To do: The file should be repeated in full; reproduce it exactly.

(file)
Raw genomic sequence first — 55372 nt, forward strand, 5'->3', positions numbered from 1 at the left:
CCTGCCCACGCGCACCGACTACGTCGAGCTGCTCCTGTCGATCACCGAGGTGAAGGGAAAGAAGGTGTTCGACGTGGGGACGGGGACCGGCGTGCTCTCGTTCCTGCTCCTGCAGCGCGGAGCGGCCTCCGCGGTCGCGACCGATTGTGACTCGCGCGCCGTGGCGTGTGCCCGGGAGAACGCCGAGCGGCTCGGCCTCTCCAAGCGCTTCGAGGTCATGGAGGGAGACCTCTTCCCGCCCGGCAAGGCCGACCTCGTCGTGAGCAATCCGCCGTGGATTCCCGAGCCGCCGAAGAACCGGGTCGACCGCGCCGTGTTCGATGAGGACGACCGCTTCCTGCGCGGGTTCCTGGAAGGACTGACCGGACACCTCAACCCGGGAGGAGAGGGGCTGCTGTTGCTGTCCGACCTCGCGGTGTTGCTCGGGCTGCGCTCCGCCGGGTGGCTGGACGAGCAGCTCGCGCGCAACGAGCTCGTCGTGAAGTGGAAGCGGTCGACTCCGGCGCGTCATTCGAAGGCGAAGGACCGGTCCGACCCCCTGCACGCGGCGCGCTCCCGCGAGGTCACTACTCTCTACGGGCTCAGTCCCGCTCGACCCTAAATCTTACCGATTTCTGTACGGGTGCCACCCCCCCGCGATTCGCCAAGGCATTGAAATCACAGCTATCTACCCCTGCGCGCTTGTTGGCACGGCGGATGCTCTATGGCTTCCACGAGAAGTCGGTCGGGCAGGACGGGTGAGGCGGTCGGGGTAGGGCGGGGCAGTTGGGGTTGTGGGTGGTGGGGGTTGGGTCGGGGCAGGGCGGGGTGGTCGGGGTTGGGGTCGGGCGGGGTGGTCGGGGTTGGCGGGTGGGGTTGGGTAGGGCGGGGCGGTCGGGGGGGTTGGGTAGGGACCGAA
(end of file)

Raw genomic sequence first — 55372 nt, forward strand, 5'->3', positions numbered from 1 at the left:
CCTGCCCACGCGCACCGACTACGTCGAGCTGCTCCTGTCGATCACCGAGGTGAAGGGAAAGAAGGTGTTCGACGTGGGGACGGGGACCGGCGTGCTCTCGTTCCTGCTCCTGCAGCGCGGAGCGGCCTCCGCGGTCGCGACCGATTGTGACTCGCGCGCCGTGGCGTGTGCCCGGGAGAACGCCGAGCGGCTCGGCCTCTCCAAGCGCTTCGAGGTCATGGAGGGAGACCTCTTCCCGCCCGGCAAGGCCGACCTCGTCGTGAGCAATCCGCCGTGGATTCCCGAGCCGCCGAAGAACCGGGTCGACCGCGCCGTGTTCGATGAGGACGACCGCTTCCTGCGCGGGTTCCTGGAAGGACTGACCGGACACCTCAACCCGGGAGGAGAGGGGCTGCTGTTGCTGTCCGACCTCGCGGTGTTGCTCGGGCTGCGCTCCGCCGGGTGGCTGGACGAGCAGCTCGCGCGCAACGAGCTCGTCGTGAAGTGGAAGCGGTCGACTCCGGCGCGTCATTCGAAGGCGAAGGACCGGTCCGACCCCCTGCACGCGGCGCGCTCCCGCGAGGTCACTACTCTCTACGGGCTCAGTCCCGCTCGACCCTAAATCTTACCGATTTCTGTACGGGTGCCACCCCCCCGCGATTCGCCAAGGCATTGAAATCACAGCTATCTACCCCTGCGCGCTTGTTGGCACGGCGGATGCTCTATGGCTTCCACGAGAAGTCGGTCGGGCAGGACGGGTGAGGCGGTCGGGGTAGGGCGGGGCAGTTGGGGTTGTGGGTGGTGGGGGTTGGGTCGGGGCAGGGCGGGGTGGTCGGGGTTGGGGTCGGGCGGGGTGGTCGGGGTTGGCGGGTGGGGTTGGGTAGGGCGGGGCGGTCGGGGGGGTTGGGTAGGGACCGAA